In recent years, artificial intelligence has been getting more mainstream media attention than ever. Once relegated to pulp fiction and sci-fi movies, AI has become the mainstay of the tech industry, creating jobs – while conversely, feeding the fear that they are taking them.
As AI becomes more complex, the breadth of occupations at risk is growing; moving away from retail and service industries, into traditionally more nuanced jobs such as finance and as of recently, law.
But what about our little corner of the market, what about creativity? Would an AI ever be able to possess the subtlety and emotion for creative thought? To dig a little deeper into this we have to veer slightly off topic to old chess computers and the ancient Chinese game of GO.
Would an AI ever be able to possess the subtlety and emotion for creative thought?
Over the past few years Deep Mind, Google’s AI division, has been refining Alpha GO, an AI that not only has the functionality to follow direct orders, but also has the capacity for learning.
A chess computer can easily play every possible combination of moves to the end of the game and pick the best one. Simple…ish but more importantly, achievable with current technology. With GO however, it is said that there are more possible board states than there are atoms in the known universe. Let that sink in. Running every move would take more time than any of us have here, and would be far too inefficient to be deemed practical. A different tact was needed. Alpha GO had to learn how his opponent played and to do this Deep Mind utilized machine learning, which in essence is programming an AI to learn on its own. It was given a series of directives; winning = good, losing = bad, taking territory = good, losing territory = bad etc., and then was set to play itself repeatedly to learn the nuances of the game. It went up against the 18-time world champion Lee Sedol in a best of five and lost a game, but having seen how its opponent played, won the rest of the series convincingly.
This is clearly an incredible feat and one that should be applauded. However, while the path to the game’s conclusion is complex the outcome is binary – either you win, or you don’t. With creativity, the perception of the finished product can be just as intricate as the process used to create it. There are so many extraneous factors that can sway a person’s appreciation of something, be it nostalgia, taste or even tiredness. All this could change whether a given person likes, dislikes or is left cold to a certain piece. Meaning that even if an AI was able to create a perfect product, the end user may just not like it, for no other reason other than they don’t. This raises the question, could an AI ever really take the place of a human in a creative role or would we coexist, the AI standing alongside us, another creative mind to be either spurned or applauded based on the viewer’s enjoyment of their work?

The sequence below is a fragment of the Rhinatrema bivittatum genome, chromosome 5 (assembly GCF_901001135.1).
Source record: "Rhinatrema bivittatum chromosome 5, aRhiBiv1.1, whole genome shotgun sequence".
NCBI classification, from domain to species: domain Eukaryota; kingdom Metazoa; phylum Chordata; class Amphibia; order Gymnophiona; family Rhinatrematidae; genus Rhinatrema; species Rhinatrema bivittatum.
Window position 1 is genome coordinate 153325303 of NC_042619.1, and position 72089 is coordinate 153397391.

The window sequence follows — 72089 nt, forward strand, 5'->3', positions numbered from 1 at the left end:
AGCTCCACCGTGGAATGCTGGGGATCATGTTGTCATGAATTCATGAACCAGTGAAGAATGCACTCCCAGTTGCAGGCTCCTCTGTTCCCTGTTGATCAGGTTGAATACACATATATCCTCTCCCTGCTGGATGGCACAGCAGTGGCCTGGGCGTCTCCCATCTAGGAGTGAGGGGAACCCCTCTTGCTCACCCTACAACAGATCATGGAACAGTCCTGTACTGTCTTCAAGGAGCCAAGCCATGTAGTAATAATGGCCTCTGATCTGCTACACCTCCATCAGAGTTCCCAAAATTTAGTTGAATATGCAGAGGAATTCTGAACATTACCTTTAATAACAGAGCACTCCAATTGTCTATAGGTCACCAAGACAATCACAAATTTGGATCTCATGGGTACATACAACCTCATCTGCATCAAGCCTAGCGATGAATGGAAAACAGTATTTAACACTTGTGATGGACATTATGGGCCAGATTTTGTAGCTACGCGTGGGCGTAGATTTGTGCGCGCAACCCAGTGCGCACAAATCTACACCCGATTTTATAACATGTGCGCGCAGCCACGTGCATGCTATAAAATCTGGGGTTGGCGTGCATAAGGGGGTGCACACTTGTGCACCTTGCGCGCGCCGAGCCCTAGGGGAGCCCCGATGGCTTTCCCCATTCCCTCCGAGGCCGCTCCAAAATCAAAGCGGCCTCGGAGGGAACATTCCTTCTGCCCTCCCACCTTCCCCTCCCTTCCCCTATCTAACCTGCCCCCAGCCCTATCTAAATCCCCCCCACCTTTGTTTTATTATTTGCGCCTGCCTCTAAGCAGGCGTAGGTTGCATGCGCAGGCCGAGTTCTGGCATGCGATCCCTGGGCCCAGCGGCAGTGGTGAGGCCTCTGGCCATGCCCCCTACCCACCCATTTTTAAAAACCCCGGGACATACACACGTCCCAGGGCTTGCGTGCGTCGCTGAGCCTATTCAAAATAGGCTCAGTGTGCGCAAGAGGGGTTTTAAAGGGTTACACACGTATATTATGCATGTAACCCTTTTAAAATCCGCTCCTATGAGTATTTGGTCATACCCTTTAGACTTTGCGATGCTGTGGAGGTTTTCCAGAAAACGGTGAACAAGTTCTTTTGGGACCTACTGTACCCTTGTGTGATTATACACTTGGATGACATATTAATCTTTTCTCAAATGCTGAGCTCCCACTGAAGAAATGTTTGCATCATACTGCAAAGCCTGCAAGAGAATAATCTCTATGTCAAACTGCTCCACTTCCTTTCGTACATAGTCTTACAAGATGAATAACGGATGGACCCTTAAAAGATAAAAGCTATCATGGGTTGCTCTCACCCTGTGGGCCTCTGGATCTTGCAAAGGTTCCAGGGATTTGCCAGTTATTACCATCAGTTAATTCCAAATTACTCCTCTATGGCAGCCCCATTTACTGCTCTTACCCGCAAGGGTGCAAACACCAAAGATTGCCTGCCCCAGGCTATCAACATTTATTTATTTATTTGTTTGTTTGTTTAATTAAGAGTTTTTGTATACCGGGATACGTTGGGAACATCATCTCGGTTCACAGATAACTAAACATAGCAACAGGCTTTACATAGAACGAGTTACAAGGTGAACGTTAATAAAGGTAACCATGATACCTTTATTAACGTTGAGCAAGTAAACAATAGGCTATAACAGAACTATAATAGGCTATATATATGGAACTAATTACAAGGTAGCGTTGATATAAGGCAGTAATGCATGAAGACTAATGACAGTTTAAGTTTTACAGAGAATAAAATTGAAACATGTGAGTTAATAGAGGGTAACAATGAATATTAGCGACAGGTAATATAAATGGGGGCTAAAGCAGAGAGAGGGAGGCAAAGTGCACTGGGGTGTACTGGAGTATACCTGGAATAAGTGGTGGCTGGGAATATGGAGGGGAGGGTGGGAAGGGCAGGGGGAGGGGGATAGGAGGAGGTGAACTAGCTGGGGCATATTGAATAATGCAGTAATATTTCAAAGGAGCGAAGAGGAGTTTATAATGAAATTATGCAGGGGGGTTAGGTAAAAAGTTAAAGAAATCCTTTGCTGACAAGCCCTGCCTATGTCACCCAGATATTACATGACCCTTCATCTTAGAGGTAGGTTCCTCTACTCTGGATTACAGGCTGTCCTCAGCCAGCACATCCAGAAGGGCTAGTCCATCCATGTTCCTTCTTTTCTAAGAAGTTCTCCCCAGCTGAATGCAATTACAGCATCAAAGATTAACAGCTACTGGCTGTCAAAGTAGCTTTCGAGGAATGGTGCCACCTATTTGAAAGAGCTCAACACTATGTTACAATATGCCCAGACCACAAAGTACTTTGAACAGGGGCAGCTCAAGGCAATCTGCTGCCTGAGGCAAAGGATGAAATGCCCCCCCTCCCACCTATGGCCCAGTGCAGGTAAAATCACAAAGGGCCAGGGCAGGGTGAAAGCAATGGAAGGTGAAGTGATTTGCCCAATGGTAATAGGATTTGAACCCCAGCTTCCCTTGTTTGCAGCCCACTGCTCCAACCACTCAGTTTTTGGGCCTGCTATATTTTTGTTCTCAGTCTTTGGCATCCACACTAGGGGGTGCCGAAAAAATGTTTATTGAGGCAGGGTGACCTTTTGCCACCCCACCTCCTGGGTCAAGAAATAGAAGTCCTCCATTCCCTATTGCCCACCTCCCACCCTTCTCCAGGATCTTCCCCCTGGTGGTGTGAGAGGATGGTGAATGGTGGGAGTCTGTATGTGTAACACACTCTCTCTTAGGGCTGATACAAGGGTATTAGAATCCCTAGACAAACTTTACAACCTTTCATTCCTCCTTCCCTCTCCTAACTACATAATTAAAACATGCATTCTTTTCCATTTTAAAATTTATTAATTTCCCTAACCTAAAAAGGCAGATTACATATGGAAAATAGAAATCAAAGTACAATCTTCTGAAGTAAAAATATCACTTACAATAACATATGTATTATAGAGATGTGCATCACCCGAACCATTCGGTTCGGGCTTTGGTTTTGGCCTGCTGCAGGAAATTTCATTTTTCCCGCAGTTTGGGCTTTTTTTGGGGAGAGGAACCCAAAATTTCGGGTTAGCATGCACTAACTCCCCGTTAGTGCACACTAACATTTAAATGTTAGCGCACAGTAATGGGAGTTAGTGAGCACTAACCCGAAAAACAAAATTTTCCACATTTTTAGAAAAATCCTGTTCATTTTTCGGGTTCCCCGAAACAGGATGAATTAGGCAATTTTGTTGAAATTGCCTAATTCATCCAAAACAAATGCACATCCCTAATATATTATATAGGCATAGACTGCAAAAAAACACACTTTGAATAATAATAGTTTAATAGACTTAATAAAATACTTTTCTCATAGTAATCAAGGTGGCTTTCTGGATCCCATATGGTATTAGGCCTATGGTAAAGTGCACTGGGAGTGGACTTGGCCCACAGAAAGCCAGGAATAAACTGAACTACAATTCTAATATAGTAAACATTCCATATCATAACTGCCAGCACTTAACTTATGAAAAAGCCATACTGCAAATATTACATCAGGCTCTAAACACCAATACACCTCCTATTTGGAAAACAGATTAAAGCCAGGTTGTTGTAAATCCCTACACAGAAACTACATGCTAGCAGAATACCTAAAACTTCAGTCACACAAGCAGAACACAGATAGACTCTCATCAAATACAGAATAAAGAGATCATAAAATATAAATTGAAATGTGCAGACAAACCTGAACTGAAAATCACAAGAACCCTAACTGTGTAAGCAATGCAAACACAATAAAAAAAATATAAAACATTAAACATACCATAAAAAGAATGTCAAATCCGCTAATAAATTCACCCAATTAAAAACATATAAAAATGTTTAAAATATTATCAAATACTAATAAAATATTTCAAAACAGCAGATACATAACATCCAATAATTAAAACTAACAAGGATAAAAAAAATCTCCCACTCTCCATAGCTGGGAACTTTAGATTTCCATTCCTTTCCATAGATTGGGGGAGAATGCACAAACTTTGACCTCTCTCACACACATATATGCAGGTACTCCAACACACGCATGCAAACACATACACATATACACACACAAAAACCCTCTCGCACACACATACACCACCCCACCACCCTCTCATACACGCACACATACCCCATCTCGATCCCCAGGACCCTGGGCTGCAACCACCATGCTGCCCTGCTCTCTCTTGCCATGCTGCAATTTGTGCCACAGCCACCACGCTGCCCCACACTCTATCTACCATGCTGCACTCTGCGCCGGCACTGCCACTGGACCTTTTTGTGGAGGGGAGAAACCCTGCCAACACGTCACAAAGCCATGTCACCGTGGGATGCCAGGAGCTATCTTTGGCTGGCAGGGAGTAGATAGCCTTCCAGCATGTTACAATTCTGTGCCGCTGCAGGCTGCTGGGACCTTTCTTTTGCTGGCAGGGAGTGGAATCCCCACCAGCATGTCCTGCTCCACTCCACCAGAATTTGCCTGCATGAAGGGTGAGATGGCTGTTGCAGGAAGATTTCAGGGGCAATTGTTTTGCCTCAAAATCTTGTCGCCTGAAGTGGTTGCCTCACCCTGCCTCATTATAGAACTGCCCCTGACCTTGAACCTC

There are also so many other factors needed to operate as a creative, dealing with disappointment, the ability to adapt to an ever-changing brief, to attempt to bring a client around to your way of thinking, or simply compromise.
This is all taking for granted that we could create an AI powerful enough to comprehend the task, which as it is understood at the moment, humans will never be able to do themselves. We’d have to teach an AI to learn how, then leave it to that AI to program the other; so, who knows how it might function. Would an AI even create work we could comprehend?
Facebook’s AI team (FAIR) came into an interesting discovery when trying to create a negotiation algorithm. It set two AIs against each other, in a similar vein to Alpha GO, to see how they would adapt and learn. They were programmed to negotiate using the English language, however no rule was established that stated they had to use traditional sentence structure. Very quickly, the bots veered away from what we would understand as English, using the right words but in a nonsensical order – to us at least.
Similarly, an AI named Benjamin was tasked with writing the script for a short sci-fi film; it was fed a range of sci-fi books and was tasked with writing the film. The outcome was hilarious … for ALL the wrong reasons. The final film is called Sunspring and I suggest you give it a watch.
With these two examples in mind, it might be interesting to think that when AI is powerful enough to create, it may not create for humans at all, but for other AIs. The way in which we process the world around us would be so wildly different, that what was deemed creatively correct for one may not work for another. Galvanizing AIs as a new species with its own creative needs; creative agencies, art and music tailored for them, by them.
It’s here we start to leave reality as we understand it and delve back into the realms of sci-fi; but for how long?
My guess is our jobs are safe. For now, at least.